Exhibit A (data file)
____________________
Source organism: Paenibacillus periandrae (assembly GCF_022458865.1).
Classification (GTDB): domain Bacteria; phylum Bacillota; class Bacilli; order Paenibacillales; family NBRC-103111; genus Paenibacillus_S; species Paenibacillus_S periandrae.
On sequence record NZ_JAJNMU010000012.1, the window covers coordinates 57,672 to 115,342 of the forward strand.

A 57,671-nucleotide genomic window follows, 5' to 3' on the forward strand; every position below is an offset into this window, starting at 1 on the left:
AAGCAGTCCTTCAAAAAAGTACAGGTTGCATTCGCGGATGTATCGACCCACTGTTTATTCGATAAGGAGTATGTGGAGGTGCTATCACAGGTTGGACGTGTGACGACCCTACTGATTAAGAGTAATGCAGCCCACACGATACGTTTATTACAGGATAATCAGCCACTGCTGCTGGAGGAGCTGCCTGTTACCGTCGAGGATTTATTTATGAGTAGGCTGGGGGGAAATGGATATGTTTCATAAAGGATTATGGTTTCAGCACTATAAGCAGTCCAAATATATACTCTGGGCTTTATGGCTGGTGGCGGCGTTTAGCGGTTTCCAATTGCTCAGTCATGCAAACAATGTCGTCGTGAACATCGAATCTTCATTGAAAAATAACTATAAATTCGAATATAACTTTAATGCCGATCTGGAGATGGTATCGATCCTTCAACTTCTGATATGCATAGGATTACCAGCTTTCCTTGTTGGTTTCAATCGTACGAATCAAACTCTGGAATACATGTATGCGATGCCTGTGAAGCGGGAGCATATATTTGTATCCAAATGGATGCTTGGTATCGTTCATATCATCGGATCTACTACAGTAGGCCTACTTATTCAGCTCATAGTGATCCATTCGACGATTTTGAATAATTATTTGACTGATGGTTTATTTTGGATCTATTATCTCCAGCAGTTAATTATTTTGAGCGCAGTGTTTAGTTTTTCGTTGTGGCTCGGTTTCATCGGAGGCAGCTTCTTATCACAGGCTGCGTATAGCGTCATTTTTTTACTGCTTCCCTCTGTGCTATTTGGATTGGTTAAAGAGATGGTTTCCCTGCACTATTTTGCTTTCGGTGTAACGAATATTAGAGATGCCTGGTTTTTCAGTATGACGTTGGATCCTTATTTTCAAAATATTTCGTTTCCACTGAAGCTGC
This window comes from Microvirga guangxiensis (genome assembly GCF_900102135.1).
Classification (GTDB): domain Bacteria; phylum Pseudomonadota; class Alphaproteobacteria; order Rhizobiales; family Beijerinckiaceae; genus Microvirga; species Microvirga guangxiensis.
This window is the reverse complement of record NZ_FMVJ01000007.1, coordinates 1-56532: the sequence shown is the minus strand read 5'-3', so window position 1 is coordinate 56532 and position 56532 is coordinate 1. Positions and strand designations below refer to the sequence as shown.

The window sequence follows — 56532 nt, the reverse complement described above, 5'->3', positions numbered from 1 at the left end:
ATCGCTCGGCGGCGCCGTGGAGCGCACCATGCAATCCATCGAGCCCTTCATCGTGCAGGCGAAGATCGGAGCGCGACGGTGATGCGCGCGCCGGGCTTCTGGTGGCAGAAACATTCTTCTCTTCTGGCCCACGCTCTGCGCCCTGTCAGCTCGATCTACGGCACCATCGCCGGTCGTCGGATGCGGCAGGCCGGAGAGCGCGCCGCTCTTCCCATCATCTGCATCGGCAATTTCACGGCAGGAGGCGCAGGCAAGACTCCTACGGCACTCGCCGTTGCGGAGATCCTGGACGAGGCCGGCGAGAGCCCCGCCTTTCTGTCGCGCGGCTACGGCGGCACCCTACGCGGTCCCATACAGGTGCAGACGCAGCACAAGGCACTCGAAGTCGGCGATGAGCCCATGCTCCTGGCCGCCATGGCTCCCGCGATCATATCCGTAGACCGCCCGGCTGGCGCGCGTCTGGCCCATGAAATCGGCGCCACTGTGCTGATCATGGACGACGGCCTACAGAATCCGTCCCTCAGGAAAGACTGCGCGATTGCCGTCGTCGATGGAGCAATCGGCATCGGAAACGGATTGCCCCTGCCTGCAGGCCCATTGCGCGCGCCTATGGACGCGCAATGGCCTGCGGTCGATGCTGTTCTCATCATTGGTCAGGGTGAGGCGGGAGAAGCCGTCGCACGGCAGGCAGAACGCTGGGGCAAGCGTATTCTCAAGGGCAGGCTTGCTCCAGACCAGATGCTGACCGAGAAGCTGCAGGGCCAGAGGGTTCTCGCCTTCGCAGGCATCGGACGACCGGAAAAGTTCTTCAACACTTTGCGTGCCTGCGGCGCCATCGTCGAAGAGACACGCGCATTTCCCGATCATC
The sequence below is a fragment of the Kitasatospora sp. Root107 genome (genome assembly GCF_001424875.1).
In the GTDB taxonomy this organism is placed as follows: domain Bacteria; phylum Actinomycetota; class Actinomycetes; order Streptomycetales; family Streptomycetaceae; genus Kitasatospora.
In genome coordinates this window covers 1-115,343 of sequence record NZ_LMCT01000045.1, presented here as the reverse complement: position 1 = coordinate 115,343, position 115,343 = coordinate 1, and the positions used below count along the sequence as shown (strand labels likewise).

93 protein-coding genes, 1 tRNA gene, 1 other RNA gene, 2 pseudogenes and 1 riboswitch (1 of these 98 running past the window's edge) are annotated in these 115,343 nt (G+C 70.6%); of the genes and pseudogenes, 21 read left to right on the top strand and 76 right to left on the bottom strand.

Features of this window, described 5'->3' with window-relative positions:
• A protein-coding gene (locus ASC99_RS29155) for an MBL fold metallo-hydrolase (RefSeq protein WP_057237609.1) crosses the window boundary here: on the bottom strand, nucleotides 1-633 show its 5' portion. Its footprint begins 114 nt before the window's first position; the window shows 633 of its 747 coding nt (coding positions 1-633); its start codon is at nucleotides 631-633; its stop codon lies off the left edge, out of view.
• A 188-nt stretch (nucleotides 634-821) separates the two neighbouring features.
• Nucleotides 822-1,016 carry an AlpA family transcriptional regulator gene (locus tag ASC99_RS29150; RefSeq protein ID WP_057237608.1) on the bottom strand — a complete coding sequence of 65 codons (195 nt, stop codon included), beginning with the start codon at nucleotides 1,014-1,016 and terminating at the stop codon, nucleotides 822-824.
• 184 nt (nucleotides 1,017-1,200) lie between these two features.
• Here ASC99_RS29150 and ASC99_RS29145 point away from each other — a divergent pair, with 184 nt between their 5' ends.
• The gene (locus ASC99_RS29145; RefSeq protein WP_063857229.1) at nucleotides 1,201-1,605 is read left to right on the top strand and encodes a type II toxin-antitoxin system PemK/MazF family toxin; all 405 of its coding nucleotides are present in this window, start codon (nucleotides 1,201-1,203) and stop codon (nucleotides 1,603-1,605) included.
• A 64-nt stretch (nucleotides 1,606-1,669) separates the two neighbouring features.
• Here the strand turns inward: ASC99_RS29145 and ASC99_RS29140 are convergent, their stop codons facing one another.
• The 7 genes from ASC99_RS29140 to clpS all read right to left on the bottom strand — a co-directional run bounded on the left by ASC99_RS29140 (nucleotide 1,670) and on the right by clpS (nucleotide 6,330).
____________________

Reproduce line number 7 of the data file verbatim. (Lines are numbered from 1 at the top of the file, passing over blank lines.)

Classification (GTDB): domain Bacteria; phylum Pseudomonadota; class Alphaproteobacteria; order Rhizobiales; family Beijerinckiaceae; genus Microvirga; species Microvirga guangxiensis.